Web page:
Hospital water ‘perfectly safe for all’ says CEO

WhidbeyHealth’s top administrator says its hospital water is safe to drink and that there is no need to conduct further testing for possible contaminants.

“The water at the hospital is perfectly safe for all our patients and employees, and I drink it daily,” WhidbeyHealth CEO Geri Forbes said.

In recent months, Greenbank resident Rick Abraham has commented at numerous meetings overseeing the non-profit health system and the Town of Coupeville that officials are failing to fully test for numerous potentially hazardous chemicals in firefighting foam used by the Navy.

Abraham also contends officials are not being transparent about water testing results and that they’re failing to take steps to remove the contaminants.

Called perfluoroalkyl substances, they are considered “emerging contaminants” because they may affect human health or the environment. They haven’t been commonly monitored in the past.

In communities near bases around the country, including NAS Whidbey Island, the Navy has been testing wells to check the levels of two chemicals, perfluorooctane sulfonate and perfluorooctanoic acid.

Wells in a radius of Naval Air Station Whidbey Island’s Ault Field Base and Outlying Field Coupeville were tested in the past year for free.

As of July 21, 2017, the Navy has obtained 219 samples for analysis. Of the total 219 results received, 10 results are above the EPA lifetime health advisory level established for perfluorooctane sulfonate and/or perfluorooctanoic acid.

The Navy received 113 results from properties near OLF Coupeville and seven drinking well results are above the health advisory level.

The Navy received 106 results from properties near Ault Field and three sample drinking well results — including one duplicate — exceed the level.

Abraham contends testing has not been thorough enough in many cases because a broader range of perfluoroalkyl substances needs to be checked. He also says proper steps aren’t being taken to remove the contaminants from any public drinking water provided by the Town of Coupeville, which includes WhidbeyHealth Medical Center.

Test results from the Navy and independent testing by the town, however, showed that the level of perfluorooctanoic acid in the water is below the advisory level and even lower after the water from the two different wells is blended.

During the August meeting of the Whidbey Island Public Hospital District Board of Commissioners, Abraham told the board during public comments: “People come to this hospital, with its new $50 million wing, to get well and have children, not to drink water contaminated (with) chemicals that accumulate in the body and are linked to a host of health effects.”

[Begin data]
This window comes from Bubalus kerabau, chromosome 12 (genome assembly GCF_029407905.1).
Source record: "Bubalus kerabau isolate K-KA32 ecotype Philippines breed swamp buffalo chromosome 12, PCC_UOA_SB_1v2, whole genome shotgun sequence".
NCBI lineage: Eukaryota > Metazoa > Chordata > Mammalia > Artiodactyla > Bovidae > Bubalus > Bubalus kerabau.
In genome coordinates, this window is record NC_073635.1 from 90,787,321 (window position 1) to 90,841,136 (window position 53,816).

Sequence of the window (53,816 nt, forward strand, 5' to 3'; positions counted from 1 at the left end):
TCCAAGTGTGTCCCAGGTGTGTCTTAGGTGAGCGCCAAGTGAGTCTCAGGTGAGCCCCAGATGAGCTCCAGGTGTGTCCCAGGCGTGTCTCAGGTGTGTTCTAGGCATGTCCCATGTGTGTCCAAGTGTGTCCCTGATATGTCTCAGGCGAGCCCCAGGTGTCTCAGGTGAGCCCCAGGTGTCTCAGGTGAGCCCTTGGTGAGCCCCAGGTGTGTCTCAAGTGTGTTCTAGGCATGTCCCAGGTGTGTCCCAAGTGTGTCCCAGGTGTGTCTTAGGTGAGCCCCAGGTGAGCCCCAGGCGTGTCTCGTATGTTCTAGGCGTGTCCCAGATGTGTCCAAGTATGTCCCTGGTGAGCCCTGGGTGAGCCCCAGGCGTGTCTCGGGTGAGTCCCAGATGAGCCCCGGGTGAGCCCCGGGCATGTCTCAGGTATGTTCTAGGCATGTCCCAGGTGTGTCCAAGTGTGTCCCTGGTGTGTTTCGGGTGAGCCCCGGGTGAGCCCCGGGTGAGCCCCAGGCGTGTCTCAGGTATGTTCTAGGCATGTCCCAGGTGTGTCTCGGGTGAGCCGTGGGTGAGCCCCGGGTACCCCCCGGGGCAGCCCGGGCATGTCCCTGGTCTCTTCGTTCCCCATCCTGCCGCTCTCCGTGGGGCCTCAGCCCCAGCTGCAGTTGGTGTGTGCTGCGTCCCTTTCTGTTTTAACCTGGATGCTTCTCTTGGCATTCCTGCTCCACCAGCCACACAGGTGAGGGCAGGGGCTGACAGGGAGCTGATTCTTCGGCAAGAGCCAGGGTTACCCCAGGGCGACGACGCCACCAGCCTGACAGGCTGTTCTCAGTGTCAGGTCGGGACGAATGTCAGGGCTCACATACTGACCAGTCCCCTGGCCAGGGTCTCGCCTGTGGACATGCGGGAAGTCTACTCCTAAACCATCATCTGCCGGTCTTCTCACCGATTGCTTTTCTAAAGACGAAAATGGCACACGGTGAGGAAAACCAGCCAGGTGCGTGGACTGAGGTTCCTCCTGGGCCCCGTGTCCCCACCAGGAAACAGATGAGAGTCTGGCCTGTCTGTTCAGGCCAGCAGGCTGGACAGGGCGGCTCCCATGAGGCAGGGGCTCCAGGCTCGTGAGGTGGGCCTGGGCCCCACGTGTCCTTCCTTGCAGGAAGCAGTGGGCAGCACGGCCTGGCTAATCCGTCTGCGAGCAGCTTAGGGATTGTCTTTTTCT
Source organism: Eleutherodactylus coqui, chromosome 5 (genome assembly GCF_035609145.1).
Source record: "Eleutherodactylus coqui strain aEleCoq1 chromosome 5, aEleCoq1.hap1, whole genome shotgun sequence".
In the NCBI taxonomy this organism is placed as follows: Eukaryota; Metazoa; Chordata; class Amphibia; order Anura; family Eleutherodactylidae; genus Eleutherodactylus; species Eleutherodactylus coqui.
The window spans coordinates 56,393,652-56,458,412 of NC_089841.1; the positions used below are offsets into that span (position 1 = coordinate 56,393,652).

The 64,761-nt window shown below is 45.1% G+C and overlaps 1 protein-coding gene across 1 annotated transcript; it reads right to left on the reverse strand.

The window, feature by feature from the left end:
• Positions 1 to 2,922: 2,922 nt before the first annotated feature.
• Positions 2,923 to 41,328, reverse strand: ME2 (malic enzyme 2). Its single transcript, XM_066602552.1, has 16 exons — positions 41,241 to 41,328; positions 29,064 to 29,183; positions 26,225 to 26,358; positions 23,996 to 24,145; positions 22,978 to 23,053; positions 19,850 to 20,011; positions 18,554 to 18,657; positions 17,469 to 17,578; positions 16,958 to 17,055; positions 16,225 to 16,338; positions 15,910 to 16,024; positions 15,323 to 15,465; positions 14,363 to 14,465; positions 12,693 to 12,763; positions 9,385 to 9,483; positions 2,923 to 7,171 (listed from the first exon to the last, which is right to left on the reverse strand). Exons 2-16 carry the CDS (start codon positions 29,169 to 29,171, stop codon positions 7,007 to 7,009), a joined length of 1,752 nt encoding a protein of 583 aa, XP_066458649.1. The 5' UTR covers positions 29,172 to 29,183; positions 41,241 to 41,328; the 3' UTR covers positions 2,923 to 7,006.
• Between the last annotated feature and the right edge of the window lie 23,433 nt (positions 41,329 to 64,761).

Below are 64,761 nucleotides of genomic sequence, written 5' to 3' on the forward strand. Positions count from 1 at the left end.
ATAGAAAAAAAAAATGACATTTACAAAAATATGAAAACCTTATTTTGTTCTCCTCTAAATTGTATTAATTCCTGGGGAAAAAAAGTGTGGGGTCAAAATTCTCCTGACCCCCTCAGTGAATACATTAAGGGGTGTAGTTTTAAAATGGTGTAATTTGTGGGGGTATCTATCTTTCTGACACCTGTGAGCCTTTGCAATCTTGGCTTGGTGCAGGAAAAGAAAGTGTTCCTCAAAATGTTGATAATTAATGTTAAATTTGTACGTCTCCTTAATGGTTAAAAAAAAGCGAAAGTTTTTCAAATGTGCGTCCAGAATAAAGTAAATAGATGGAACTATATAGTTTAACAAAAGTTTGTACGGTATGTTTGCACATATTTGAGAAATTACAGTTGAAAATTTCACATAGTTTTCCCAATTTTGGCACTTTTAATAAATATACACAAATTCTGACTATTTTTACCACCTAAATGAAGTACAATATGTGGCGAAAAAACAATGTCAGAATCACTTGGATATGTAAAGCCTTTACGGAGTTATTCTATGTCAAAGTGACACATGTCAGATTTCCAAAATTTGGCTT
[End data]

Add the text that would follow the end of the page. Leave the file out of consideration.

After the meeting, George Senerth, executive director of facilities, told Abraham that “pre” and “post” tests of the medical center’s water quality were underway.

Last week, he explained the results, which he termed “just fine.”

Water coming from Coupeville’s water system was tested before going into the hospital and then tested after moving through the building at several sites, such as drinking foundations, patient rooms, cafeteria, ice machines and coffee makers, Senerth explained.

The hospital uses filters for “hard” water to remove pipe corrosion and it uses filters recommended by various equipment systems, he said.

“The water coming from the town is fine,” Sterneth said. “That’s our source.”

Abraham has spoken about the history of the chemicals in water in the past at various meetings. He says he spent a career running organizations and providing assistance to organizations responding to toxic pollution problems.

“What has happened to you has happened in other communities,” he told Central Whidbey residents in December gathered to learn about the Navy’s initial findings and ongoing testing.

In a March 17, 2017 letter to the editor in the Whidbey News-Times, Grethe Cammermeyer, who sits on both boards of WhidbeyHealth and Island County Public Health, chided Abraham as being an alarmist without all the facts at hand.

“There are times when speaking out is important and relevant, other times it is just blowing off hot air,” Cammermeyer wrote. “The Navy continues to ask property owners for permission to test their wells.

Once wells have been tested in the potential area of influence, the Navy will evaluate final resolution for affected property owners.

She also wrote that the Navy wasn’t withholding information but rather was periodically informing the community on the latest information regarding water testing.

“The health of the Whidbey Island citizens is the reason for the Board of Health and WhidbeyHealth. We continue to monitor and act when appropriate or possible.

“Please have adequate information rather than causing unnecessary chaos with misinformation.

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